Dietitians sometimes get a bad rap as the food police. You might think that this crowd only eats peanuts as dry roasted, unsalted nuts. Well, prepare to be amazed! Most RDNs believe healthy eating doesn’t require eliminating fat and salt or denying yourself dessert, and should be about satisfying all of your needs – mental, physical and emotional.
While the U.S. population still gets most of their protein from animal sources (meat, poultry and eggs), there is no doubt that plant-based eating is a growing trend in our country. And plant-based protein sources, including peanuts and peanut butter, lentils, beans, seeds and soy products are becoming more popular, and for good reason.
Peanuts and peanut foods bring together the three most important decision factors for everyone to make better food choices – nutrition, cost, and most importantly taste. However, there are myths out there that can bring on skepticism and lead people to think that they should sacrifice their favorite peanut foods for other foods that they mistakenly think are more nutritious. We’re here to provide clarification to some of the myths out there.
Strokes cause one out of every 20 deaths in America. And in an analysis of 20 studies, grabbing a daily handful of peanuts was associated with a decreased stroke risk.
More than 98 percent of school-age children can enjoy peanuts without any issue and food allergies can be safely managed in schools while still making them available to non-allergic students.
ATLANTA (Dec. 5, 2016) – A wide-ranging report, Finding a Path to Safety in Food Allergy: Assessment of the Global Burden, Causes, Prevention, Management, and Public Policy; issued by the National Academies of Sciences, Engineering, and Medicine (NASEM) Nov. 30, calls for more accurate prevalence statistics, education and training, access to treatment and increased understanding of and approaches to food allergies.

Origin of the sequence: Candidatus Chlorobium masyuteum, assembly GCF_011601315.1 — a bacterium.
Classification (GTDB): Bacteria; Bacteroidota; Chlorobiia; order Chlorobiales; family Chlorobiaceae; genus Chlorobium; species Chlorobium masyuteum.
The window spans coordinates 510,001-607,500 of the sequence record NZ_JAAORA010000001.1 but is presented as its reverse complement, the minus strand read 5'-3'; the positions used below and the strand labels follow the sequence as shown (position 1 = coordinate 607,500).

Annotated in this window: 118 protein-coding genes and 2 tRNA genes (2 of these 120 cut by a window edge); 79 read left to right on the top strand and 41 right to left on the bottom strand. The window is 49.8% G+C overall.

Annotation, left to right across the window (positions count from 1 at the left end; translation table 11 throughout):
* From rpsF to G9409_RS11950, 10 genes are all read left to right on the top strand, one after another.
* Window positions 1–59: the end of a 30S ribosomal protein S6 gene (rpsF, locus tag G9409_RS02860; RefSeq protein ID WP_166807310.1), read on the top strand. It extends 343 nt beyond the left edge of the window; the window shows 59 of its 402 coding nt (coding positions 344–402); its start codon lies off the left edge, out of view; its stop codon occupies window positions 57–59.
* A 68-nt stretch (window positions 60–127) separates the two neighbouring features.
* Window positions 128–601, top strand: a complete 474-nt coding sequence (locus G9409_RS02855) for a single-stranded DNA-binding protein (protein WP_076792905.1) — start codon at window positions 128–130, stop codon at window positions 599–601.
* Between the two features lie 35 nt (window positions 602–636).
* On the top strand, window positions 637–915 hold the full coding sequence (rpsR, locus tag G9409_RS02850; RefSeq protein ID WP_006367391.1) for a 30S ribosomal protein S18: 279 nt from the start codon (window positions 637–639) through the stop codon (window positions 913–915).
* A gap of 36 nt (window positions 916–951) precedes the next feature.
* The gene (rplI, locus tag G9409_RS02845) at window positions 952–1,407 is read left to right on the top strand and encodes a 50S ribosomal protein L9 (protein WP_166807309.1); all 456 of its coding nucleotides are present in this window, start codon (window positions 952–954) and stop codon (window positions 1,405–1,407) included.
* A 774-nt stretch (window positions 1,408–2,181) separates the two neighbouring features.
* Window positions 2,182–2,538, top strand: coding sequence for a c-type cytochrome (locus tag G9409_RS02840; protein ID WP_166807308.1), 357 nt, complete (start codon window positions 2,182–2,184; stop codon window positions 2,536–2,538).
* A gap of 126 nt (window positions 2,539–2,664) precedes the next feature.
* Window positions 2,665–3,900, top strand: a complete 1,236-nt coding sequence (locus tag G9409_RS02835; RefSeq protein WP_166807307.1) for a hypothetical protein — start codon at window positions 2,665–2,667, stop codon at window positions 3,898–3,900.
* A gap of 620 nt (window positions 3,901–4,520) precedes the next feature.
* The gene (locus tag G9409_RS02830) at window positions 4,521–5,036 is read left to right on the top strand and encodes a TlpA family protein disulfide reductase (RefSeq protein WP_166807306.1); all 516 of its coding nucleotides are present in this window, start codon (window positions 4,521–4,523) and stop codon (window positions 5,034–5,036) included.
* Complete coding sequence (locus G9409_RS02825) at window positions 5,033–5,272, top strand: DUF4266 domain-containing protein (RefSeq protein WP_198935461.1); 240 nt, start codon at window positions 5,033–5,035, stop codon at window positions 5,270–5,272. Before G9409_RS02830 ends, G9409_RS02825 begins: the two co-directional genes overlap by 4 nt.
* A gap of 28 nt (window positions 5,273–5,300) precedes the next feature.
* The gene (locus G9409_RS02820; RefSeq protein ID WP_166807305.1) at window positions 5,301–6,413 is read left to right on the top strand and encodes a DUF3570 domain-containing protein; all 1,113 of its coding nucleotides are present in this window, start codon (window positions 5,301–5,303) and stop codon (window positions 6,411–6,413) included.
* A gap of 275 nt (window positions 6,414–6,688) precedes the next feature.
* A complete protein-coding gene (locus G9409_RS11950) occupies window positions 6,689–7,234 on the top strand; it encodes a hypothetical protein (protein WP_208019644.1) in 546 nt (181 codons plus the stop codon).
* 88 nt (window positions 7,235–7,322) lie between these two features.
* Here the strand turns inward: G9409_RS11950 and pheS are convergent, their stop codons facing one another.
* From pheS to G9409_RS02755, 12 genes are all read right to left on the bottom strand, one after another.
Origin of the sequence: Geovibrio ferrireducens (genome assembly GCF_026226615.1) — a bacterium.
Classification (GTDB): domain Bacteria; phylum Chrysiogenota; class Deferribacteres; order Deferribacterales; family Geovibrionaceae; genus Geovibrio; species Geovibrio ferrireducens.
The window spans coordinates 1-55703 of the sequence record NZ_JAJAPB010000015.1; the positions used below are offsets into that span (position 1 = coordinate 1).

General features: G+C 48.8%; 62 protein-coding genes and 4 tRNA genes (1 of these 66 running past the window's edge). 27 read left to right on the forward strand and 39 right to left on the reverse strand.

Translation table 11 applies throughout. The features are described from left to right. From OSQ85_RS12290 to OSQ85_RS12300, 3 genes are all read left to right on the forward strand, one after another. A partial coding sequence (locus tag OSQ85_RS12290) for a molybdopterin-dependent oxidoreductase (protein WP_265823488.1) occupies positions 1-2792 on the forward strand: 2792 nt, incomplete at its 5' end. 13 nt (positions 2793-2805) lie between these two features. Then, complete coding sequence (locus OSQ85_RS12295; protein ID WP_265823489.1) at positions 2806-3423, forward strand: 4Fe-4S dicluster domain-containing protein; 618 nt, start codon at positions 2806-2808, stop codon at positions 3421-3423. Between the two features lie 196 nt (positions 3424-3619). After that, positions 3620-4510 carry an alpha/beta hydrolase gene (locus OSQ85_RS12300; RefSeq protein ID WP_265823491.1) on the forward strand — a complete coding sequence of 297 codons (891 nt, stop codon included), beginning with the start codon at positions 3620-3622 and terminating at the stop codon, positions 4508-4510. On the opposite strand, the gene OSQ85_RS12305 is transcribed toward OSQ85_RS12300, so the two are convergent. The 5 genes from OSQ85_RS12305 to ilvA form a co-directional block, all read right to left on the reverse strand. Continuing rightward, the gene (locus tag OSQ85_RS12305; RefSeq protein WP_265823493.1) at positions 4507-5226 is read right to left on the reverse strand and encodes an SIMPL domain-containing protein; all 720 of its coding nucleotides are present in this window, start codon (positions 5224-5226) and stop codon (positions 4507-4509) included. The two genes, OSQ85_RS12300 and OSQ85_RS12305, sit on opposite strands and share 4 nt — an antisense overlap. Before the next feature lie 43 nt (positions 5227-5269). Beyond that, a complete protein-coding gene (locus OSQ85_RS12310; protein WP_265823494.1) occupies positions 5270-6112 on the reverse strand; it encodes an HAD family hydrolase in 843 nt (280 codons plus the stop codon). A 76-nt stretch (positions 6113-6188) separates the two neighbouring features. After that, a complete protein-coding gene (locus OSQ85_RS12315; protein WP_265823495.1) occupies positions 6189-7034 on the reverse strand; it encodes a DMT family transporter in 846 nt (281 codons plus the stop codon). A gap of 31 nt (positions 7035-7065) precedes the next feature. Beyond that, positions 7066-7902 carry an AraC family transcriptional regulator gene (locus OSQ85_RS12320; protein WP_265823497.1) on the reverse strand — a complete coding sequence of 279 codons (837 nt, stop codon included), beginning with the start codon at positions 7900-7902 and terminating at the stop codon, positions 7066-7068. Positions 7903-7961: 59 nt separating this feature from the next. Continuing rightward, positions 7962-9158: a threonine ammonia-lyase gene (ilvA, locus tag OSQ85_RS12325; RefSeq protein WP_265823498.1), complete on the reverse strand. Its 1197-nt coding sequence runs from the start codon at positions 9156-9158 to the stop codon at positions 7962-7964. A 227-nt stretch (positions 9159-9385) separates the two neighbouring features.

It was all things HOLIDAY PREP during the most recent National Peanut Board Twitter Chat as NPB’s registered dietitian Sherry Coleman Collins and yours truly took to tweeting about the holiday season.
We all know, pretty much, what healthy means, right? Per the dictionary, something is healthy if it is “indicative of, conducive to, or promoting good health”. The great thing about a term like this is its simplicity. If we all have the same basic definition for healthy, we can easily decide what foods we should eat more often and what foods we should only eat on occasion. The word healthy is helpful when making food choices.
Sherry Coleman Collins, MS, RDN, LD, has been the brains and personality behind the Twitter handle @PeanutRD since 2012, boasting the reasons to enjoy peanuts and peanut butter, from their outstanding nutritional benefits to their delicious taste and culinary versatility—with indulgences along the way.
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